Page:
How to Do a Federal Background Check Online

If you’re performing an online background check on a potential employee or property renter, you may think you’re getting a complete look into your candidate’s criminal history. However, you may not be seeing the full picture if you’re conducting a national background check — the service provided by many background check companies — without running a federal background check. 

The good news is that you can conduct your own federal background check online. Even better, it’s a relatively inexpensive and hassle-free process.

What does a federal background check include?

A national background check is often what people think of when they hear the term “background check.” After all, these reports provide the information needed about people who are applying for a job, signing a lease, or even starting a new romantic relationship. National background checks include different data depending on the nature of the screening, but may include information on a person’s:

  • County and state criminal records
  • Major traffic violations
  • Sex offender status
  • Verified identity
  • Credit score
  • Employment history
  • Social media profiles

A federal background check, however, provides a report only on federal records. Most notably, it provides an individual’s federal criminal history, or whether or not they were charged with a crime higher than at the county or state levels. These scans verify records through federal district courts (where crimes are prosecuted) and federal appellate courts (where verdicts are appealed,) rather than at the local level.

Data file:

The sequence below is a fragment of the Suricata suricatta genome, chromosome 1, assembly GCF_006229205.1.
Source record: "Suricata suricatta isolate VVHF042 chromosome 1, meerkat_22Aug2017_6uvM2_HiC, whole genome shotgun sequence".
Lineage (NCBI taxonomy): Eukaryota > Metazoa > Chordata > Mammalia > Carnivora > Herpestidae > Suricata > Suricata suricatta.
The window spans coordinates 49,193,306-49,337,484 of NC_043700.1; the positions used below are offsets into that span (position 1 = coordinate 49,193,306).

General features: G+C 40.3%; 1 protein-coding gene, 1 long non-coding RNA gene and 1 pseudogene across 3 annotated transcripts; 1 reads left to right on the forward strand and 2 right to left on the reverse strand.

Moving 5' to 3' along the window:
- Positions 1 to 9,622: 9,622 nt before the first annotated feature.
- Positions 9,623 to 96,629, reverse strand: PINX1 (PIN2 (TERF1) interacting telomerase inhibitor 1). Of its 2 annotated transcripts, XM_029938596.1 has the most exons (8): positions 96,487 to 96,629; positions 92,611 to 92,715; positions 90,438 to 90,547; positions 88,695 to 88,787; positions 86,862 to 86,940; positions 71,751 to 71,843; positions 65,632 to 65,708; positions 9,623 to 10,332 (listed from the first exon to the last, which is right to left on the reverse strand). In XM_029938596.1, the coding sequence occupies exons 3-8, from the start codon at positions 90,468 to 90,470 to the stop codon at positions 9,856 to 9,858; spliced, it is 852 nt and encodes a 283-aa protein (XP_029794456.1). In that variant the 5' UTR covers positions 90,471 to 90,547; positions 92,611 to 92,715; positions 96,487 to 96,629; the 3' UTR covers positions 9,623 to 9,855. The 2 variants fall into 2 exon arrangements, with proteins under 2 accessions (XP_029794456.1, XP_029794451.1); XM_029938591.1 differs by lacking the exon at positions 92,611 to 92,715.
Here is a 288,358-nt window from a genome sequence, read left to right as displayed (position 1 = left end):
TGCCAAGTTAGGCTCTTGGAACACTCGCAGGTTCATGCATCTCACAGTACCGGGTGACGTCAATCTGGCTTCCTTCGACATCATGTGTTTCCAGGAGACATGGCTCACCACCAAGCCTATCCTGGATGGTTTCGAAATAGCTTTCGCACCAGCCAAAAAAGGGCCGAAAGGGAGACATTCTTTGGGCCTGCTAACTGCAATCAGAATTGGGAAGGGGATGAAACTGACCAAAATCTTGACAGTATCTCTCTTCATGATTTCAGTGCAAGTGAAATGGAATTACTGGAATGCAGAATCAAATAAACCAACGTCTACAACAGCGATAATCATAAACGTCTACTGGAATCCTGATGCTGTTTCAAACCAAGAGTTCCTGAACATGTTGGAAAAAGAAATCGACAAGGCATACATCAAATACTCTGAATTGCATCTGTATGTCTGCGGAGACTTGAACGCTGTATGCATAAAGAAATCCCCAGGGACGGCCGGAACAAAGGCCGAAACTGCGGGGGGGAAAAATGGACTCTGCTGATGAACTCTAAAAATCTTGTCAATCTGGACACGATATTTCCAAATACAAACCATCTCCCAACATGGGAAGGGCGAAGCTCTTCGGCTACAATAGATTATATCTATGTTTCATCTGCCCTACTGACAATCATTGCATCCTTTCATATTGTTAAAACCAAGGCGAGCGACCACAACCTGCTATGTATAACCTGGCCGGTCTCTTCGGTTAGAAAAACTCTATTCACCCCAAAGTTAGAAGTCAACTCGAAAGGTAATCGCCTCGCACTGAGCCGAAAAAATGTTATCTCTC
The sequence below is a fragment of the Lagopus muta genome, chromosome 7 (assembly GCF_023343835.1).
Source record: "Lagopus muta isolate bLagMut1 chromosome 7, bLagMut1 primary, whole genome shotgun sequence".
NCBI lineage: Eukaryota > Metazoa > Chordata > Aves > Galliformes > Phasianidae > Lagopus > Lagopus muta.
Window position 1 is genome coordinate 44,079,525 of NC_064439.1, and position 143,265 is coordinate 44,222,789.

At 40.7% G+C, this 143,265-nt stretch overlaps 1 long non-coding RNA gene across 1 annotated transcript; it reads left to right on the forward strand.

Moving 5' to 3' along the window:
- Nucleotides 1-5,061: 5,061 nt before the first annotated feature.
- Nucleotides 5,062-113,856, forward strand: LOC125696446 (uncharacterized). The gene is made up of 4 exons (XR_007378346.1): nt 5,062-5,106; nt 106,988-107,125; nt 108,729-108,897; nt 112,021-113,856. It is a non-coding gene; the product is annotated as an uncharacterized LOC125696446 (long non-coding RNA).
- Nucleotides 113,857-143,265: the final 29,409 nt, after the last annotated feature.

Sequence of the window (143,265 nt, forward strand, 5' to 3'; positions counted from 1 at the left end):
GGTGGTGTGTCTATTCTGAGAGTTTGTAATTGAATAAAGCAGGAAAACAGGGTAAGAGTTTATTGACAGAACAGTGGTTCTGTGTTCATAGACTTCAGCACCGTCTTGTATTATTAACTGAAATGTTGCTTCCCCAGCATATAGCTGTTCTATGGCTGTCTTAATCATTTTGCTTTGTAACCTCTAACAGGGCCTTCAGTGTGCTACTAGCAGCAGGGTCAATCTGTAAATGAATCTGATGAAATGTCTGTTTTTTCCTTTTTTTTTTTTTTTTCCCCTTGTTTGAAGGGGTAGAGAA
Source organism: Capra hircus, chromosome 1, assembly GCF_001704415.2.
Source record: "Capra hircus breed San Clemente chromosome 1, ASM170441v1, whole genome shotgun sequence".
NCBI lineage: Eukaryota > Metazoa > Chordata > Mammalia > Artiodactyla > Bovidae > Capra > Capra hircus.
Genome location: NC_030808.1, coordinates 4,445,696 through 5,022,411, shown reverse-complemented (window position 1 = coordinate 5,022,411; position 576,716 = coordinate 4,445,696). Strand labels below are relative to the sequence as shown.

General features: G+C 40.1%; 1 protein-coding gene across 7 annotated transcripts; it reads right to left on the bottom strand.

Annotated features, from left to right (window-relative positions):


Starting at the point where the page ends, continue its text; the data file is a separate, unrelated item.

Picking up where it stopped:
Again, depending on the nature of the screening and who is conducting it, a federal background check may include different pieces of information. A comprehensive report may include facts regarding:

  • Federal crimes an individual committed 
  • Federal crimes an individual allegedly committed (in other words, crimes they were charged with that are currently processing, that were dismissed, or that they were not convicted of)
  • Date(s) the crime(s) occurred
  • Date(s) of arrest(s)
  • Date(s) of incarceration
  • Lawsuits filed by or against the individual
  • The person’s Social Security number (SSN)
  • Name and address changes
  • Employment history

It’s important to note that when you run a federal background check on a job or rental applicant, you won’t gain insight into their criminal history at state or county levels. For the most thorough information on a candidate, you should conduct a national background check as well, including a screening of their county and state criminal records.

Who should run a federal background check?

While everyone has access to certain public records, employers and property renters may be the most inclined to run federal background checks. Certain types of business owners benefit the most from this type of screening, including employers who are hiring for:

  • Government jobs
  • Jobs that rely on the use of sensitive information, such as financial account numbers, SSNs, and/or Employer Identification numbers (EINs)